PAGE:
This was our side dish to chicken parm.
Disclaimer: I’ve known this winery owner/winemaker for 10 years and enjoy his wines. Last night’s enjoyment…
Monday, June 13th . . . with a couple of grass-fed New York strips, and a classic iceberg wedge salad w/blue cheese dressing . . .
2000 Ridge Vineyards Zinfandel, Paso Robles (Dusi Ranch), California: Deep garnet color, clear and bright (after decanting) with some bricking at the rim; the bouquet was a wonderful blend of the olallieberries and black raspberries of a Zinfandel with some of the more nuanced cedar and red fruit notes of an aged Cabernet, yet still with Zinfandel spice, and light oak. On the palate, the wine is definitely more like an aged Cabernet in character, with some of the same “Zin berries” one would expect. Generous on the palate, and with a long, flavorful finish. Absolutely delicious . . . and especially not bad for a wine that the label said would be at its peak 5-6 years from the vintage date!
From May 24, 2016, in Radda in Chianti . . . .
2010 Badia a Passignano Chianti Classico “Gran Selezione” (Tuscany, Italy): This estate, owned by Antinori, produces this 100 percent Sangiovese Chianti Classico “normale” (as fas as I know, the words “Gran Selezione” had no legal standing) from vineyards which surround this old abbey. I do not know if their also make a Chianti Classico Riserva – none is mentioned on their website – nor do I know if, in fact, it’s available here in the US, as I have never seen it here. As I had this some three weeks ago, let me simply say that, while it was quite good with our meal, I am not trying to seek out any more bottles either . . .
From May 20, 2016, in the city of Florence (Firenze), Italy . . .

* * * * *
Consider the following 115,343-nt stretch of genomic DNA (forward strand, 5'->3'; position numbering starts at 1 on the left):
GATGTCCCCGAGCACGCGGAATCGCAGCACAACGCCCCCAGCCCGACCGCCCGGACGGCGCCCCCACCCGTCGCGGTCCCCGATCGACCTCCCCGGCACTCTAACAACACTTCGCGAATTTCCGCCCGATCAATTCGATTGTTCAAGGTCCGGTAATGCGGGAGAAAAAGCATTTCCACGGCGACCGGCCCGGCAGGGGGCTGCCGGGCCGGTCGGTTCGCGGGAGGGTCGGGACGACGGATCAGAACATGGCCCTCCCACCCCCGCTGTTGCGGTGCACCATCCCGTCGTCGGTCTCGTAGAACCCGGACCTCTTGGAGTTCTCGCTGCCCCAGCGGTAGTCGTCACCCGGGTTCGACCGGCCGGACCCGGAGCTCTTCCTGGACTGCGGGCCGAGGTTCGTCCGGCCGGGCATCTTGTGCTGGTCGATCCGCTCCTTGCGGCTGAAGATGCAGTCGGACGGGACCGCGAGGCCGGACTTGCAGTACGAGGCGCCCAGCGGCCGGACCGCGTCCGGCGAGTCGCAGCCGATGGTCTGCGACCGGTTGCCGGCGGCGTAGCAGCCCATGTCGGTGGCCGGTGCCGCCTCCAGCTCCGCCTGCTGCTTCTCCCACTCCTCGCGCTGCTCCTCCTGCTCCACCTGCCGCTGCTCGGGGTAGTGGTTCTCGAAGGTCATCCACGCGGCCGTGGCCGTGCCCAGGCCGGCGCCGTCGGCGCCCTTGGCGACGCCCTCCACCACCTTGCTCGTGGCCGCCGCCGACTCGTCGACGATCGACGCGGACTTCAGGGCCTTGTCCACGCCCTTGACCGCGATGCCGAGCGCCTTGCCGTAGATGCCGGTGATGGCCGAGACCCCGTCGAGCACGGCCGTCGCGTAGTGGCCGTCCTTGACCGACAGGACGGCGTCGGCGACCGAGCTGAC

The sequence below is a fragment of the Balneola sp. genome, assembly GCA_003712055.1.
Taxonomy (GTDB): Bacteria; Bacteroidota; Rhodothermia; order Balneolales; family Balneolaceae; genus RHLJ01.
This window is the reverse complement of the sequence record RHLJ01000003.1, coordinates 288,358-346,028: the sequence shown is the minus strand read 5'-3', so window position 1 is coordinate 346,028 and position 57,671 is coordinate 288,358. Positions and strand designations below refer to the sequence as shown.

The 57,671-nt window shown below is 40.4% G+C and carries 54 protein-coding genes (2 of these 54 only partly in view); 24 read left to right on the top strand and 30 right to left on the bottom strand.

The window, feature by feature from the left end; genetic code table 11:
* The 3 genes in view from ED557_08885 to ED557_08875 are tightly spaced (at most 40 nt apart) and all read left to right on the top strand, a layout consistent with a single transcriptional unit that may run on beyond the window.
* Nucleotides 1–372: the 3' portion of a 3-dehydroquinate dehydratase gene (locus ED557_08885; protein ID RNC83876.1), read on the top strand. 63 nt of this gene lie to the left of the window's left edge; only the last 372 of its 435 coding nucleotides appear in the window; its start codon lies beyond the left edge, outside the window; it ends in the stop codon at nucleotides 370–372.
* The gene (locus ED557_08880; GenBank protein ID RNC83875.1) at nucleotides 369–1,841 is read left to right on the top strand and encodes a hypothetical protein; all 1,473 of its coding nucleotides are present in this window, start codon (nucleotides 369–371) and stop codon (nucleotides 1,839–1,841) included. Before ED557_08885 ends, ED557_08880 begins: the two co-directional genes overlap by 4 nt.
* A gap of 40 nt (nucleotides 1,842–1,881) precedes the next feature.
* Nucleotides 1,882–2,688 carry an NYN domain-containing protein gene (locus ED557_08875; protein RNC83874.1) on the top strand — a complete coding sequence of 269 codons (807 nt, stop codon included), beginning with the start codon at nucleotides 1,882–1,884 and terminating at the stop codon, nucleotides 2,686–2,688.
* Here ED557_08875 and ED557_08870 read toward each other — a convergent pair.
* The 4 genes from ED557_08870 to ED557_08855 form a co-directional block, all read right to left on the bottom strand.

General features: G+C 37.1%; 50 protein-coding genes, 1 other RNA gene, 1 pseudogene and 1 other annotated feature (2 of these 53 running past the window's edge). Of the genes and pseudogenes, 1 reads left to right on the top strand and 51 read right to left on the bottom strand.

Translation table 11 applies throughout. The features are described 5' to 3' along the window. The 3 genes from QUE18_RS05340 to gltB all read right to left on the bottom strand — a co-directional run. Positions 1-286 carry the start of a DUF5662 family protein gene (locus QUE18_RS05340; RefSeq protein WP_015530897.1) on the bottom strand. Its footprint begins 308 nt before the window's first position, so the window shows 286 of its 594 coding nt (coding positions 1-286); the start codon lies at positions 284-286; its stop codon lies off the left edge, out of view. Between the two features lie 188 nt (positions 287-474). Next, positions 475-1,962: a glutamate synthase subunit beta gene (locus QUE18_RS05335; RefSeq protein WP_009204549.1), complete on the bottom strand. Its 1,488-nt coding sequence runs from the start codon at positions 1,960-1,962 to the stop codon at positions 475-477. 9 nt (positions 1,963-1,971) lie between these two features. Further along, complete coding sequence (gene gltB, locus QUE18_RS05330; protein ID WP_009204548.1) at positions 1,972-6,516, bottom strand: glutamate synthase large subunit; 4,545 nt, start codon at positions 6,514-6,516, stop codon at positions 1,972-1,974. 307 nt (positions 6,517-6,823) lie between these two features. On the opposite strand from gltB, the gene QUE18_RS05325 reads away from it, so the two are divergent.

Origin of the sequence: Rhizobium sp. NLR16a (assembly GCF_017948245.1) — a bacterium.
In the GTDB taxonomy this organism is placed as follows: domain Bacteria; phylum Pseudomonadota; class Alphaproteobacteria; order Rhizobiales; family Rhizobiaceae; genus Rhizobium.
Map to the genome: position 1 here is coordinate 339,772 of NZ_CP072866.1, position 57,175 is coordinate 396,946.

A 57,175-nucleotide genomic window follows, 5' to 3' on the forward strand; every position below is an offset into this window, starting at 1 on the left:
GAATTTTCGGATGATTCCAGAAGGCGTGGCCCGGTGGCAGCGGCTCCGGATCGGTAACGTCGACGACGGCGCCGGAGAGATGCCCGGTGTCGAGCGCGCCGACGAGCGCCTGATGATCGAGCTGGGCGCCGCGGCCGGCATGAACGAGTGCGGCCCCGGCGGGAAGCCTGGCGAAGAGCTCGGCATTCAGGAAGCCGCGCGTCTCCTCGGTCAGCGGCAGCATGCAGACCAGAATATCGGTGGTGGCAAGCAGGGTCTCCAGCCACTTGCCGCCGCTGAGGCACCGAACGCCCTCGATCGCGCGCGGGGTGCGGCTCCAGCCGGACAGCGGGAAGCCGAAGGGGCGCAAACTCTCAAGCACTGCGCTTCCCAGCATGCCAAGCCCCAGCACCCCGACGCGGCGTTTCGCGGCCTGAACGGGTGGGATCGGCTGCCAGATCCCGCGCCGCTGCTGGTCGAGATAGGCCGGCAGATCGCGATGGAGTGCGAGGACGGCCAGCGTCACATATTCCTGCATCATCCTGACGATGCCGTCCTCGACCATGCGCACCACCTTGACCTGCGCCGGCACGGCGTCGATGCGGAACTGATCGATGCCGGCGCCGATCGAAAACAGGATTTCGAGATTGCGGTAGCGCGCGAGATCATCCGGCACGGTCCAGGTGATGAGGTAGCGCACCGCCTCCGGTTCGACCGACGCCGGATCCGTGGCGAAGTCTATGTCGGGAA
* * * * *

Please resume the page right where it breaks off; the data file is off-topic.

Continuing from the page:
2012 Castellare “I Sodi di San Niccolò” Toscana IGT¹ (Tuscany, Italy): This is Castellare’s “flagship” wine, a blend of approx. 85-90 percent Sangiovetto (aka Sangiovese Grosso, the clone used to produce Brunelli di Montalcino) and 10-15 percent Malvasia Nera, this wine – although quite young – opened beautifully and was a delicious compliment to Bistek Florentina.
¹ aka “Super Tuscan”
Tonight I have a bottle of Windy Oaks 2013 , Santa Cruz mountains , Pinot Noir ,Terra Narro . I enjoy all their wines .
Had friends over from Napa last night . . . started off with some cheeses and baguette, and . . .
1995 Domaine de la Janasse Châteauneuf-du-Pape (Rhône, France): Decanted some ten minutes prior to serving, the wine was deep garnet in color, clean and clear, with some shading at the rim; the bouquet is classic Châteauneuf, with earthy spice, cherries, blueberries, and raspberries, cranberries, and a sous bois note. On the palate, the wine was medium-bodied, full-flavored with good depth and layered character; the finish was long and just a bit drying – noticeable on its own, but not with the food . . .
Dinner at ¡Duende! in Oakland . . .
With the appetizers, we had
2010 Do Ferreiro Albariño, Cepas Vellas (Rias Baixas, Spain)
This is normally one of the finest Albariños on the market today, produced from 200 year old vines – and this particular bottle, at 5+ years of age, was still delicious, but better last year . . .
With the entrées,
2001 Marqués de Murrieta “Castillo Ygay” Gran Reserve Especial (Rioja, Spain) Simply put, at 15 years old, this wine is a) beautiful, and b) still youthful and primary.
Found this bottle at a small shop. It was not priced so I asked the clerk. He called the owner and they decided it was $24.99. It was delicious. Yesterday I went back for another bottle, and surprise, the “real price” was supposed to be $60, but they would reduce it to $48. Hmmm. Guess I’ll be thankful for the first bottle.